From declaring cryptocurrency transactions illegal to forcing the separation of Alipay from the main Ant business, the People’s Bank of China (PBoC) seemingly has one goal in mind; promoting its own central bank digital currency (CBDC).
China is pulling out all the stops to rollout the digital yuan across the nation ahead of the 2022 Winter Olympics. As the first country to do so, this may see China as a standard setter for domestic and international CBDCs.
What is China’s CBDC?
Central bank issued money generally consists of cash and electronic currency (typically as a private claim on a financial institution). CBDCs can take different forms but broadly relate to a hybrid money type that is digital currency as a direct claim on the central bank (similar to cash). While CBDCs can have features aligning with blockchain infrastructure, they differ from cryptocurrencies in that they are not issued through decentralised and anonymous environments.
China’s CBDC is the digital yuan (officially called the Digital Currency Electronic Payment) and is issued through various commercial banks and digital systems, including mobile payment apps such as Alipay and WeChat Pay. However, unlike current payment apps, the digital yuan can be used to make transactions without an internet connection by tapping two phones together. It has several payment methods including barcode payments, tap-and-go transactions, offline payment options and facial recognition authentication.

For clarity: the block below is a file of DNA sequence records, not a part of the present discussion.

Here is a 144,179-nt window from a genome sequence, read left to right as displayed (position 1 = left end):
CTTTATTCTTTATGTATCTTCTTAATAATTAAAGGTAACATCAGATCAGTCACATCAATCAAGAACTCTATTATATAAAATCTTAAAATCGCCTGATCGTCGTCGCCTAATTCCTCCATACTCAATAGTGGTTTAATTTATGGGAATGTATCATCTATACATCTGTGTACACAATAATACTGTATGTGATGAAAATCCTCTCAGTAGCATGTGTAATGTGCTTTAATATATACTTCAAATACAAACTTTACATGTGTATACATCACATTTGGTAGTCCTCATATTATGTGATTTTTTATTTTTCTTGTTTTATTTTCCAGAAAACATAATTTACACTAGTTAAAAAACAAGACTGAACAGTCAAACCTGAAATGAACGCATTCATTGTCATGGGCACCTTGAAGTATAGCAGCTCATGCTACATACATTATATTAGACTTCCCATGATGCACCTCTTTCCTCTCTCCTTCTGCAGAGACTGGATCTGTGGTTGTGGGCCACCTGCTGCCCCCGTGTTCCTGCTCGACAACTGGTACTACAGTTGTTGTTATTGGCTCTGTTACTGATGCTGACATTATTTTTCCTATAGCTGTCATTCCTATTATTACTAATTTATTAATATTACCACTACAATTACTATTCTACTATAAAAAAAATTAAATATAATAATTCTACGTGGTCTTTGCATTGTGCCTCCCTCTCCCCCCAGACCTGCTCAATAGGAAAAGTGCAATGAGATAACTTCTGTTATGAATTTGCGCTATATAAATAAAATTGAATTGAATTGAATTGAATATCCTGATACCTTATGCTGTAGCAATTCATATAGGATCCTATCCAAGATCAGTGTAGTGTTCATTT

The digital yuan has the economic function of cash with settlement finality. Operators do not charge users for exchange and circulation services, and balances do not accrue interest. Notably, it is not issued in a blockchain environment and retains a level of ‘controllable anonymity’ allowing the PBoC to track transaction datapoints (including counterparty identities) - purportedly to manage anti-money laundering and counter-terrorism financing risks.
Digital yuan > US dollar?
The US has a soft power over major cross-border payment rails. For example, cross-border transactions made via the Society for Worldwide Interbank Financial Telecommunications (SWIFT) - the largest cross-border clearinghouse in the world – are ultimately settled in US dollars or have at least one leg of the transaction that involves a US financial institution. SWIFT is also required to comply with, and implement, unilateral US sanctions by refusing to clear transactions made by a sanctioned country (meaning that the country – and its population – become financially isolated from the rest of the world).
With almost 40% of SWIFT transactions denominated in dollars as against less than 2% in yuan, China’s currency has not been a prominent player in cross-border payment rails. However, a recent paper published by Rajesh Bansal and Somya Singh of the Carnegie Endowment for International Peace, argues that China could gradually chip away at the hegemony of the US dollar by building a global CBDC payments system that facilitates transactions outside of US dominated payment rails.
Depending on the digital yuan’s acceptance network, it could facilitate sending money overseas by bypassing the current traditional correspondent banking infrastructure (e.g., SWIFT). For cross-border exchange of tokens to take place, other countries will also have to develop technology that enables them to accept such tokens. While this could take some time, China is already working on developing cross-border platforms and agreements that will facilitate its token exchange.